Of the more than 400 national parks, monuments, historical sites, seashores, trails, rivers, lakes and other public lands managed by the U.S. National Park Service, roughly one-quarter usually charge admission fees.
That’s over 100 fascinating sites scattered across 36 states, including some of the most well-attended and awe-inspiring natural reserves in the country — Yellowstone, Yosemite, Grand Canyon, Grand Teton, Rocky Mountain, Everglades, Denali, Zion and more. Many of them normally charge entry fees of up to $35 per vehicle, according to Frommer’s.
But, each year, the federal government designates several days when entrance fees are waived for all visitors at every single NPS site. The number of free-admission days varies from year to year — in recent memory, it’s ranged from a high of 16 dates in 2016 (NPS’ centenary celebration) to just four days in 2018.
For 2021, six fee-free dates have been announced:
- Jan. 18: Birthday of Martin Luther King Jr.
- April 17: First day of National Park Week
- Aug. 4: One-year anniversary of the Great American Outdoors Act
- Aug. 25: National Park Service’s 105th Birthday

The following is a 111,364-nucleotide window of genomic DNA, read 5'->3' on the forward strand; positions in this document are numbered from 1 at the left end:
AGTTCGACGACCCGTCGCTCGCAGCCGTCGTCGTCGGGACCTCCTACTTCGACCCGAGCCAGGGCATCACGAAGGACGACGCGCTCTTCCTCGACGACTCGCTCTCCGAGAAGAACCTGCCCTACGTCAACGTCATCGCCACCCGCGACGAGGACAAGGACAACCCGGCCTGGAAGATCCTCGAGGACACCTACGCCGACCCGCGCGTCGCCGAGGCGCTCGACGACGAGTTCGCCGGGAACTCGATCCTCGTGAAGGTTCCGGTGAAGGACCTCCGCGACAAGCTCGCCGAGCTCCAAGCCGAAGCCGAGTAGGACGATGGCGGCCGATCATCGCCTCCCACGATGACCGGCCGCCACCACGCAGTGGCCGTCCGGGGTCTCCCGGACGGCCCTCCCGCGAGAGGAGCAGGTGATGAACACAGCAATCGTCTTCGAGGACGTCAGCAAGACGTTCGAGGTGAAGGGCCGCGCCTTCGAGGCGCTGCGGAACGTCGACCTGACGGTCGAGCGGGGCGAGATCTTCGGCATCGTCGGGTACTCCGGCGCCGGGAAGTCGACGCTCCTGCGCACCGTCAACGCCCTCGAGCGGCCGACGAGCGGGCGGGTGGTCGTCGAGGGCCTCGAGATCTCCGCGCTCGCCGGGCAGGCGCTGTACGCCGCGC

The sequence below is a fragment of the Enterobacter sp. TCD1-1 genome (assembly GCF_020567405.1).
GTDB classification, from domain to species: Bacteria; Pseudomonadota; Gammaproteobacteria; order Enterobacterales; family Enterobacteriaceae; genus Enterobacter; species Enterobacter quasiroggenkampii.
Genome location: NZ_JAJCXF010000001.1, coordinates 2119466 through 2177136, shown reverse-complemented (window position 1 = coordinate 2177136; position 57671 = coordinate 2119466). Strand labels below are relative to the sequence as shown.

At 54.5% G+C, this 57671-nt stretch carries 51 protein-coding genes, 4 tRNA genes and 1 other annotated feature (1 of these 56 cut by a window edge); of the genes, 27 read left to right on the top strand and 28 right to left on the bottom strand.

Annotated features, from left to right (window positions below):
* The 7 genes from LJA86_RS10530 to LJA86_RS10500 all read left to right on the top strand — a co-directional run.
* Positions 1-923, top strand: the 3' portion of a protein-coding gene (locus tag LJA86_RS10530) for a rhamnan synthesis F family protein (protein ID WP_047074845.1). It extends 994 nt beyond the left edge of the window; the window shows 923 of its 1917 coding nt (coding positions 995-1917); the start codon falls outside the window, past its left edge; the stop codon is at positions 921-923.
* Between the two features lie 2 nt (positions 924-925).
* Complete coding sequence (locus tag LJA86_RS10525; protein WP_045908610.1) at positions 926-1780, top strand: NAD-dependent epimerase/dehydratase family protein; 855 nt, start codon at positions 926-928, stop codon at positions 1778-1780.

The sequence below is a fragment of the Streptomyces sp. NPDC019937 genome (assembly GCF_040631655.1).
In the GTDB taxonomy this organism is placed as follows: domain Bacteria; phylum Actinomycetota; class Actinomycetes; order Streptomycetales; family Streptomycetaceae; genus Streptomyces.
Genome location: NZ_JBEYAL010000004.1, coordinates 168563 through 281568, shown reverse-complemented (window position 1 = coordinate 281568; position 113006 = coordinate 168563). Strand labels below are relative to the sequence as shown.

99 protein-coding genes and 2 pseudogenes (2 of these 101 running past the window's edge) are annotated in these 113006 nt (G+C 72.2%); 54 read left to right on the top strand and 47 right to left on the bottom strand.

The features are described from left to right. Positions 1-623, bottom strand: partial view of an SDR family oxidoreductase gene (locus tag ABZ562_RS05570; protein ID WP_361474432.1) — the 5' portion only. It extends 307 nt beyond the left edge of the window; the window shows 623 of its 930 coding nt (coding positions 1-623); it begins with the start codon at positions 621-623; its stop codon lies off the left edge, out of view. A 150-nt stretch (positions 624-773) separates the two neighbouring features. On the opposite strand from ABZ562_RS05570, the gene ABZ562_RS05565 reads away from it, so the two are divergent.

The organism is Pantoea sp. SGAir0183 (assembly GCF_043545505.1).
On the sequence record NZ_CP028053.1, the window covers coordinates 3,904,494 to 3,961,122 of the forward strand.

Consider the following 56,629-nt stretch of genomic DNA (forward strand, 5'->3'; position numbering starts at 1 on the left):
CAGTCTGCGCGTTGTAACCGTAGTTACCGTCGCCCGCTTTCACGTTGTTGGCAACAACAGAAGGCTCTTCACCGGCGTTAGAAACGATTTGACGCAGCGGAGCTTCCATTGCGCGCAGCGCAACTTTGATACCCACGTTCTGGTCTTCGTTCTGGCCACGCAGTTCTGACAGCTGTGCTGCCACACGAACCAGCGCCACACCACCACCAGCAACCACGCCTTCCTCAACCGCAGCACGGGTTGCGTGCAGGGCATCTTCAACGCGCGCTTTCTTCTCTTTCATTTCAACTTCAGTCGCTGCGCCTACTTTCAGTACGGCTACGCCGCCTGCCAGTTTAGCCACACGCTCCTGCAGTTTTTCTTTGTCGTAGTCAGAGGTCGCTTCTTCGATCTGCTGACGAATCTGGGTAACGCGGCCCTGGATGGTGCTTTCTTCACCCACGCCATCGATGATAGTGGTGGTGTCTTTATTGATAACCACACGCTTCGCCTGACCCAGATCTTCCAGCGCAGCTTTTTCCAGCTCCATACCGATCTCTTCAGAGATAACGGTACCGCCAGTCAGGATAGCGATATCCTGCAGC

- Sept. 25: National Public Lands Day
- Nov. 11: Veterans Day
Bear in mind that the waiver applies to admission fees only, and won’t cover charges for other amenities such as campsites, boat launches, transportation, parking, special tours or other activities (many of which are operated by private vendors).
Since the COVID-19 pandemic has inspired Americans to stick with domestic travel, prioritize social distancing and escape into the great outdoors, national parks have become go-to destinations during 2020 — a trend that promises to continue into 2021.
Those who plan to visit several national parks or anticipate repeat visits over the course of a year should consider investing in an America the Beautiful annual pass. For a one-time fee of $80, it grants you access to all NPS-managed sites around the nation. Free or discounted passes are available for active military members, veterans, Gold Star families, seniors, people with disabilities and fourth-graders and their families.
— Laurie Baratti, TravelPulse